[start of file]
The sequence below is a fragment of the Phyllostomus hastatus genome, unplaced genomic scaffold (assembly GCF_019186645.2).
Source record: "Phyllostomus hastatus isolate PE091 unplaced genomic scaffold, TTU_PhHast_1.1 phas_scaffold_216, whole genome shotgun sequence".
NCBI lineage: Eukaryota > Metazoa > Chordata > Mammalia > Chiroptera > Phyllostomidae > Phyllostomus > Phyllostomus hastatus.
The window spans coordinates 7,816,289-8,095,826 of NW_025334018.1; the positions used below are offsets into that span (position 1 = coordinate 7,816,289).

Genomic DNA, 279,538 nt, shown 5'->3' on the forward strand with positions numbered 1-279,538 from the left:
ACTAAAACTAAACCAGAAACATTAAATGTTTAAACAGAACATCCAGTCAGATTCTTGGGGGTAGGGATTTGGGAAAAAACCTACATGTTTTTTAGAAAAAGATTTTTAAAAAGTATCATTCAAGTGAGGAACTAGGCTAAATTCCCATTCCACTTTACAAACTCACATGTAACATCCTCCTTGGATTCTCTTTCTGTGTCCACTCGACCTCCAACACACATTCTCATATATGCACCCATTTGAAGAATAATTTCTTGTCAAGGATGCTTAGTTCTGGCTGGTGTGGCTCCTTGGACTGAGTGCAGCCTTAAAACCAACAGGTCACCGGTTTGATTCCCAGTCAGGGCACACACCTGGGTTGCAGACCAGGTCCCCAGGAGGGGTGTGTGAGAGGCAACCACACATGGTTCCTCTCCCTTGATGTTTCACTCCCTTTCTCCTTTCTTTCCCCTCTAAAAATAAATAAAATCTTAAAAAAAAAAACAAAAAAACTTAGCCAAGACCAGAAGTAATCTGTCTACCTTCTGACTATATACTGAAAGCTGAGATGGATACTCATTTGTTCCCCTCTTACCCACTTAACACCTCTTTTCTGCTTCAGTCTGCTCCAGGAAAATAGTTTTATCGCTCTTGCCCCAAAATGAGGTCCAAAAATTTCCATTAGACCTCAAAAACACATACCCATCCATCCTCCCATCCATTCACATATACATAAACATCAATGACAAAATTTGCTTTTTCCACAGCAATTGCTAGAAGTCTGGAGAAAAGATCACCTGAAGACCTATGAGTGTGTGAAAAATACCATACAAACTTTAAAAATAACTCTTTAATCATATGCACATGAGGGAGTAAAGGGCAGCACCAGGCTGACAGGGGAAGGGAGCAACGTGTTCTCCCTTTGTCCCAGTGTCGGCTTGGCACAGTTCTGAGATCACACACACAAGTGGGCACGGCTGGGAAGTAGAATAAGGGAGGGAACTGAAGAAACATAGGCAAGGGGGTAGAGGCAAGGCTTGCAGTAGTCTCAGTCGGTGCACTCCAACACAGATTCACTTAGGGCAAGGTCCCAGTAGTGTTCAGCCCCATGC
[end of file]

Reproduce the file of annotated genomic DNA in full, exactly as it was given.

The sequence below is a fragment of the Phyllostomus hastatus genome, unplaced genomic scaffold (assembly GCF_019186645.2).
Source record: "Phyllostomus hastatus isolate PE091 unplaced genomic scaffold, TTU_PhHast_1.1 phas_scaffold_216, whole genome shotgun sequence".
NCBI lineage: Eukaryota > Metazoa > Chordata > Mammalia > Chiroptera > Phyllostomidae > Phyllostomus > Phyllostomus hastatus.
The window spans coordinates 7,816,289-8,095,826 of NW_025334018.1; the positions used below are offsets into that span (position 1 = coordinate 7,816,289).

Genomic DNA, 279,538 nt, shown 5'->3' on the forward strand with positions numbered 1-279,538 from the left:
ACTAAAACTAAACCAGAAACATTAAATGTTTAAACAGAACATCCAGTCAGATTCTTGGGGGTAGGGATTTGGGAAAAAACCTACATGTTTTTTAGAAAAAGATTTTTAAAAAGTATCATTCAAGTGAGGAACTAGGCTAAATTCCCATTCCACTTTACAAACTCACATGTAACATCCTCCTTGGATTCTCTTTCTGTGTCCACTCGACCTCCAACACACATTCTCATATATGCACCCATTTGAAGAATAATTTCTTGTCAAGGATGCTTAGTTCTGGCTGGTGTGGCTCCTTGGACTGAGTGCAGCCTTAAAACCAACAGGTCACCGGTTTGATTCCCAGTCAGGGCACACACCTGGGTTGCAGACCAGGTCCCCAGGAGGGGTGTGTGAGAGGCAACCACACATGGTTCCTCTCCCTTGATGTTTCACTCCCTTTCTCCTTTCTTTCCCCTCTAAAAATAAATAAAATCTTAAAAAAAAAAACAAAAAAACTTAGCCAAGACCAGAAGTAATCTGTCTACCTTCTGACTATATACTGAAAGCTGAGATGGATACTCATTTGTTCCCCTCTTACCCACTTAACACCTCTTTTCTGCTTCAGTCTGCTCCAGGAAAATAGTTTTATCGCTCTTGCCCCAAAATGAGGTCCAAAAATTTCCATTAGACCTCAAAAACACATACCCATCCATCCTCCCATCCATTCACATATACATAAACATCAATGACAAAATTTGCTTTTTCCACAGCAATTGCTAGAAGTCTGGAGAAAAGATCACCTGAAGACCTATGAGTGTGTGAAAAATACCATACAAACTTTAAAAATAACTCTTTAATCATATGCACATGAGGGAGTAAAGGGCAGCACCAGGCTGACAGGGGAAGGGAGCAACGTGTTCTCCCTTTGTCCCAGTGTCGGCTTGGCACAGTTCTGAGATCACACACACAAGTGGGCACGGCTGGGAAGTAGAATAAGGGAGGGAACTGAAGAAACATAGGCAAGGGGGTAGAGGCAAGGCTTGCAGTAGTCTCAGTCGGTGCACTCCAACACAGATTCACTTAGGGCAAGGTCCCAGTAGTGTTCAGCCCCATGC